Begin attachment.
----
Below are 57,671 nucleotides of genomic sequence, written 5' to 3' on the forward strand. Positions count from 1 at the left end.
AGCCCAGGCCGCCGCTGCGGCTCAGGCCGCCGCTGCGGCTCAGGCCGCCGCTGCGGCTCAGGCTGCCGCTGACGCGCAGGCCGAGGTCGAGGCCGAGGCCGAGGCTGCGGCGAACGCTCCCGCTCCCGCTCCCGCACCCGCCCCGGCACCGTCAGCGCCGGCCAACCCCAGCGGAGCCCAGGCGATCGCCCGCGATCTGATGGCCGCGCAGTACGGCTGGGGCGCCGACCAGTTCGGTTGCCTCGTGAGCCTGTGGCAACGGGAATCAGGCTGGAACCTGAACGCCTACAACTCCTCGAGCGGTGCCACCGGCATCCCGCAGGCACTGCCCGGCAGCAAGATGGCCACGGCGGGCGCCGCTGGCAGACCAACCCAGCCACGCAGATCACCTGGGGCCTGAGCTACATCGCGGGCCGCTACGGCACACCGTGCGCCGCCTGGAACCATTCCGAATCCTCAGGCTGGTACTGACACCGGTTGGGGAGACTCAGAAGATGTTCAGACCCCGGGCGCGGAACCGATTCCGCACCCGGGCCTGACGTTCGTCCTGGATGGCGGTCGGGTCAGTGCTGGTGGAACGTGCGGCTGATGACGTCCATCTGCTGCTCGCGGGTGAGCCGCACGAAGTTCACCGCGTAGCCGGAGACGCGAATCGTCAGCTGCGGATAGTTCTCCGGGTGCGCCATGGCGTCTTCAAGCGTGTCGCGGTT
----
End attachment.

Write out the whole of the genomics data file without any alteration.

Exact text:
Below are 57,671 nucleotides of genomic sequence, written 5' to 3' on the forward strand. Positions count from 1 at the left end.
AGCCCAGGCCGCCGCTGCGGCTCAGGCCGCCGCTGCGGCTCAGGCCGCCGCTGCGGCTCAGGCTGCCGCTGACGCGCAGGCCGAGGTCGAGGCCGAGGCCGAGGCTGCGGCGAACGCTCCCGCTCCCGCTCCCGCACCCGCCCCGGCACCGTCAGCGCCGGCCAACCCCAGCGGAGCCCAGGCGATCGCCCGCGATCTGATGGCCGCGCAGTACGGCTGGGGCGCCGACCAGTTCGGTTGCCTCGTGAGCCTGTGGCAACGGGAATCAGGCTGGAACCTGAACGCCTACAACTCCTCGAGCGGTGCCACCGGCATCCCGCAGGCACTGCCCGGCAGCAAGATGGCCACGGCGGGCGCCGCTGGCAGACCAACCCAGCCACGCAGATCACCTGGGGCCTGAGCTACATCGCGGGCCGCTACGGCACACCGTGCGCCGCCTGGAACCATTCCGAATCCTCAGGCTGGTACTGACACCGGTTGGGGAGACTCAGAAGATGTTCAGACCCCGGGCGCGGAACCGATTCCGCACCCGGGCCTGACGTTCGTCCTGGATGGCGGTCGGGTCAGTGCTGGTGGAACGTGCGGCTGATGACGTCCATCTGCTGCTCGCGGGTGAGCCGCACGAAGTTCACCGCGTAGCCGGAGACGCGAATCGTCAGCTGCGGATAGTTCTCCGGGTGCGCCATGGCGTCTTCAAGCGTGTCGCGGTT